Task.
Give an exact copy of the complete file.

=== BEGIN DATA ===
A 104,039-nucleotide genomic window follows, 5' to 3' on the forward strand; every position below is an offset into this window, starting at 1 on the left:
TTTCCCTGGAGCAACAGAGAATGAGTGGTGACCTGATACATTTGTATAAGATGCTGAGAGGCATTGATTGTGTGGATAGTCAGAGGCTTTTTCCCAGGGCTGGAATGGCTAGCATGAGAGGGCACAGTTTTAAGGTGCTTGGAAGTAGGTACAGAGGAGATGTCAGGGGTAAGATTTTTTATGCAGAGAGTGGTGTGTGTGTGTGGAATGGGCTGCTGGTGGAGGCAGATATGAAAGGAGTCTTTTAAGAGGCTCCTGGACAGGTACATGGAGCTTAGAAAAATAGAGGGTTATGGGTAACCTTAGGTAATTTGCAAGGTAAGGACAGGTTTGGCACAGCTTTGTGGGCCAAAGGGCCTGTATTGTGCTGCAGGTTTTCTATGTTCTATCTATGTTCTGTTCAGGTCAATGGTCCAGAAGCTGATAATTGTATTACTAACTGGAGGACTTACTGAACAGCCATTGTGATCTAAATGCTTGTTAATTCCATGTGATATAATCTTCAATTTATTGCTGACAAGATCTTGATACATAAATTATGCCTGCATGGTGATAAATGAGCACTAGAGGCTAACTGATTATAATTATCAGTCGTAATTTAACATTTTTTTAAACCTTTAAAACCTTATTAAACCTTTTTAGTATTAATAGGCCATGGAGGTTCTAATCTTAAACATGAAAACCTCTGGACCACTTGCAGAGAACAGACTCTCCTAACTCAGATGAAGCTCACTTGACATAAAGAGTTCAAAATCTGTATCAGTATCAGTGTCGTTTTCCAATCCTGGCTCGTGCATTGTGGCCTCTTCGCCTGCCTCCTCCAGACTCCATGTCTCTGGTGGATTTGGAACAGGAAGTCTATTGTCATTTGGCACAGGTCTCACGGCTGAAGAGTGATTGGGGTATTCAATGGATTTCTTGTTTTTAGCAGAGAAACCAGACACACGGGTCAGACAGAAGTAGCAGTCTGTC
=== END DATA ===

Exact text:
A 104,039-nucleotide genomic window follows, 5' to 3' on the forward strand; every position below is an offset into this window, starting at 1 on the left:
TTTCCCTGGAGCAACAGAGAATGAGTGGTGACCTGATACATTTGTATAAGATGCTGAGAGGCATTGATTGTGTGGATAGTCAGAGGCTTTTTCCCAGGGCTGGAATGGCTAGCATGAGAGGGCACAGTTTTAAGGTGCTTGGAAGTAGGTACAGAGGAGATGTCAGGGGTAAGATTTTTTATGCAGAGAGTGGTGTGTGTGTGTGGAATGGGCTGCTGGTGGAGGCAGATATGAAAGGAGTCTTTTAAGAGGCTCCTGGACAGGTACATGGAGCTTAGAAAAATAGAGGGTTATGGGTAACCTTAGGTAATTTGCAAGGTAAGGACAGGTTTGGCACAGCTTTGTGGGCCAAAGGGCCTGTATTGTGCTGCAGGTTTTCTATGTTCTATCTATGTTCTGTTCAGGTCAATGGTCCAGAAGCTGATAATTGTATTACTAACTGGAGGACTTACTGAACAGCCATTGTGATCTAAATGCTTGTTAATTCCATGTGATATAATCTTCAATTTATTGCTGACAAGATCTTGATACATAAATTATGCCTGCATGGTGATAAATGAGCACTAGAGGCTAACTGATTATAATTATCAGTCGTAATTTAACATTTTTTTAAACCTTTAAAACCTTATTAAACCTTTTTAGTATTAATAGGCCATGGAGGTTCTAATCTTAAACATGAAAACCTCTGGACCACTTGCAGAGAACAGACTCTCCTAACTCAGATGAAGCTCACTTGACATAAAGAGTTCAAAATCTGTATCAGTATCAGTGTCGTTTTCCAATCCTGGCTCGTGCATTGTGGCCTCTTCGCCTGCCTCCTCCAGACTCCATGTCTCTGGTGGATTTGGAACAGGAAGTCTATTGTCATTTGGCACAGGTCTCACGGCTGAAGAGTGATTGGGGTATTCAATGGATTTCTTGTTTTTAGCAGAGAAACCAGACACACGGGTCAGACAGAAGTAGCAGTCTGTC